A plastic engine cover hides unsightly rat’s nest of wires and fuel lines, while making them still quite easily accessible. A nicely dressed engine bay typically means that some components can be hard to reach for repair. When you have a big piece of plastic hiding everything, you don’t have to worry about the looks – it is the cheapest way to keep the engine bay looking tidy. This is equivalent to cleaning the mess off of your desk straight into the drawer – out of sight, out of mind.

Ferrari used to be famous for its well-dressed engines. (Sfoskett, Wikimedia(CC BY 2.5)

However, plastic is not that bad. Sure, metal looks nicer, but it is easier to control the quality of the plastic. It also doesn’t add too much weight on top of the engine, allowing for a lower centre of gravity. Finally, plastic engine covers can be heat-resistant and absorb vibrations, making the sound of the engine just that little bit quieter.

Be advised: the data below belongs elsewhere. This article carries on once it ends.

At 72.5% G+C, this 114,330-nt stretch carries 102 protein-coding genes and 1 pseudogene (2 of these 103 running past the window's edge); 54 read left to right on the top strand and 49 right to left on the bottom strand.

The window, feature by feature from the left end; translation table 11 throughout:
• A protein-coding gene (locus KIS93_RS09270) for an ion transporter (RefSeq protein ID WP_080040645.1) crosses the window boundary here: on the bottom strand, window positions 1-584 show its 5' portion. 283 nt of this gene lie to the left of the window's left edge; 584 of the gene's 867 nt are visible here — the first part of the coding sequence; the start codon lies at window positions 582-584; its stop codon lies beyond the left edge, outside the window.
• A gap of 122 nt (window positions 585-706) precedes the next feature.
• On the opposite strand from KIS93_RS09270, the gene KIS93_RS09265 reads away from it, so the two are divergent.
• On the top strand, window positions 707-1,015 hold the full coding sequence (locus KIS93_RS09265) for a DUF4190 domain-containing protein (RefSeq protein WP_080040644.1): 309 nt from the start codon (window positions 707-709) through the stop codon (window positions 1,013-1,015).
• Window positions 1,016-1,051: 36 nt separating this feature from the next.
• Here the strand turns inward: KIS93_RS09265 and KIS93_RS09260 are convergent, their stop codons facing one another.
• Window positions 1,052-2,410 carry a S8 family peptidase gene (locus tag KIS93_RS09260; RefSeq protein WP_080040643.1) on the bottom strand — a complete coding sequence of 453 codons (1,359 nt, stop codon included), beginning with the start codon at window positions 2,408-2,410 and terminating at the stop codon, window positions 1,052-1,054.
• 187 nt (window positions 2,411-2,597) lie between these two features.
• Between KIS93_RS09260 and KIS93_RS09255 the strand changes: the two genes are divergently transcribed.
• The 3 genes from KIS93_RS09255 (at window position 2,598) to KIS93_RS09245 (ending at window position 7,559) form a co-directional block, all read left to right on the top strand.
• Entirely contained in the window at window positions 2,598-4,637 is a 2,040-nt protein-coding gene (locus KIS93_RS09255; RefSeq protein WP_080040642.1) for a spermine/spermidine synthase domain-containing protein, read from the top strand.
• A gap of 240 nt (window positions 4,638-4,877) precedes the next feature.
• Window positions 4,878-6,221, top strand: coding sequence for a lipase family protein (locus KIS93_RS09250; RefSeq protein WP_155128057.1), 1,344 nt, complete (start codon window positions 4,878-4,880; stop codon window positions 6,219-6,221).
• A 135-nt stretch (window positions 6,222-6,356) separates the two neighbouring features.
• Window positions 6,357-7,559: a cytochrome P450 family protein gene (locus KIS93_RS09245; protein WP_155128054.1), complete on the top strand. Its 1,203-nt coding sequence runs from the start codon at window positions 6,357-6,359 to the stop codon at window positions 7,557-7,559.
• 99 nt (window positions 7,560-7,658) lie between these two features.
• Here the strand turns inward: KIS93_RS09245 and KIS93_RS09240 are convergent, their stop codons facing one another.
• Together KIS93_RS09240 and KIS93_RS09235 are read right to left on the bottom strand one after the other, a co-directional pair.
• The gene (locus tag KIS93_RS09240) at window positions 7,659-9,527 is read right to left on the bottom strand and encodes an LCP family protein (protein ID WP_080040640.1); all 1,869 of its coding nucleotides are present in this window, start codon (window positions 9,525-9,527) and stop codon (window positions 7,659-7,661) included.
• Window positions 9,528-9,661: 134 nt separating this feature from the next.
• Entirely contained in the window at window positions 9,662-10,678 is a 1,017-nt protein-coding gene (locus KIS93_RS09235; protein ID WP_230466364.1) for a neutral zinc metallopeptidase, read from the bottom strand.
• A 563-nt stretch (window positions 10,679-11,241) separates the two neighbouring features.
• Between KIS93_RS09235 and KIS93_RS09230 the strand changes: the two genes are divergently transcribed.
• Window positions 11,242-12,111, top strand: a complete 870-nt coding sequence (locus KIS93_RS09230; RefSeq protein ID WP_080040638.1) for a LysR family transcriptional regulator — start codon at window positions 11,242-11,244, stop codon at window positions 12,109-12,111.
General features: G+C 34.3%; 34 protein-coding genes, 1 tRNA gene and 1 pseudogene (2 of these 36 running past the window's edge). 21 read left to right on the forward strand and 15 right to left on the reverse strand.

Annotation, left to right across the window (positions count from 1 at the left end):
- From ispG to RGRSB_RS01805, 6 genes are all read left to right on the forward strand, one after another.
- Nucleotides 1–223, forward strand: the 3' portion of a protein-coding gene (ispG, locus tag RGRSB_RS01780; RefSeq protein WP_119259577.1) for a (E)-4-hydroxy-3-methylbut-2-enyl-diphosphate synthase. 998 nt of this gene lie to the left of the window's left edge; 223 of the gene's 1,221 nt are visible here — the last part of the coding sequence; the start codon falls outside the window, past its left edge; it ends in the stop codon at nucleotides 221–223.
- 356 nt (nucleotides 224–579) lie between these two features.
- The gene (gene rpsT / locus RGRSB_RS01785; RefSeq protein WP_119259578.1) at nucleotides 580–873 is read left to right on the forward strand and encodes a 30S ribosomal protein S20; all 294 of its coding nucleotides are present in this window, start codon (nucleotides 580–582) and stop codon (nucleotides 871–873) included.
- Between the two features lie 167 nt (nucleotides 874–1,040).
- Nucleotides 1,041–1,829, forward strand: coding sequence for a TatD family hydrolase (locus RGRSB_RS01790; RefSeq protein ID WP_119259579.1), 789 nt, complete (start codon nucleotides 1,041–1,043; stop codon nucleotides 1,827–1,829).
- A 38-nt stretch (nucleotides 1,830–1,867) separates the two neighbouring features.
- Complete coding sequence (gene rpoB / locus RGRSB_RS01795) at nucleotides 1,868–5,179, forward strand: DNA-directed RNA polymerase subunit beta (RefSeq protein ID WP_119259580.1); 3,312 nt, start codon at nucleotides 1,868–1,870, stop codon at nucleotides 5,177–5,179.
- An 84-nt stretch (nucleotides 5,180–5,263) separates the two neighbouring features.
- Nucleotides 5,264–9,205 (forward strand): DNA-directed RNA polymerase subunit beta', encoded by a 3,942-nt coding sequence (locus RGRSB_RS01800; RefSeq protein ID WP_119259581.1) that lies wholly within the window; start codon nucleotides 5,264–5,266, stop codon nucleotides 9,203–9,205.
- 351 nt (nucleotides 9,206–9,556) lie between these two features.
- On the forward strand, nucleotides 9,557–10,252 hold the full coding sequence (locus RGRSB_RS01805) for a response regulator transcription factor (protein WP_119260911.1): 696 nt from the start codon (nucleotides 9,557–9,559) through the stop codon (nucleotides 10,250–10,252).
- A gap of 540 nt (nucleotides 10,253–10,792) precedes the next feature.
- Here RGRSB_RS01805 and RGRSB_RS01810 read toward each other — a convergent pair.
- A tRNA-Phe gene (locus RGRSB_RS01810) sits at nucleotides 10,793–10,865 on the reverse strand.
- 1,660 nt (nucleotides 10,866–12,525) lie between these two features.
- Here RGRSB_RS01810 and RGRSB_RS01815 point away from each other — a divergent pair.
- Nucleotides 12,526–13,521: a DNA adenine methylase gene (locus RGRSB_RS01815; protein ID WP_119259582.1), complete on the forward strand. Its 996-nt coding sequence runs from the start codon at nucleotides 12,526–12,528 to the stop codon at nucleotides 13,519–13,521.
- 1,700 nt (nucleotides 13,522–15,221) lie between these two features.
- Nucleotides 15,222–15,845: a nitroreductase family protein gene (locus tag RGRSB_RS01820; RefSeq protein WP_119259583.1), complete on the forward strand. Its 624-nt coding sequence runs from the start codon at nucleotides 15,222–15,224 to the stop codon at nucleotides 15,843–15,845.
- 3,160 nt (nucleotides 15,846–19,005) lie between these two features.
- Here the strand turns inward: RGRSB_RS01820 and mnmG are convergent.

Even luxury car manufacturers are hiding their engines under some cheap plastic covers. (Autoviva, Wikimedia(CC BY 2.0)

And so, plastic is here to stay. Even luxury car manufacturers are hiding their engines under several layers of plastic. And we cannot blame them. Covers do make the engine bay look clean and tidy, they are light, heat resistant and cheap to make. In fact, it is likely that in the future engines are going to be tucked away even more and not accessible without specialized equipment.


Top 3 best looking headquarters of car manufacturers – why geko does not bring luck?

Top 3 best looking headquarters of car manufacturers – why geko does not bring luck?

Car manufacturers have to protect their image. While everyone knows that the looks of a car are very important, some companies make sure to establish their headquarters in amazingly beautiful buildings. In this article we look at three car manufacturers who are unexpectedly known for the architecture as well as good cars.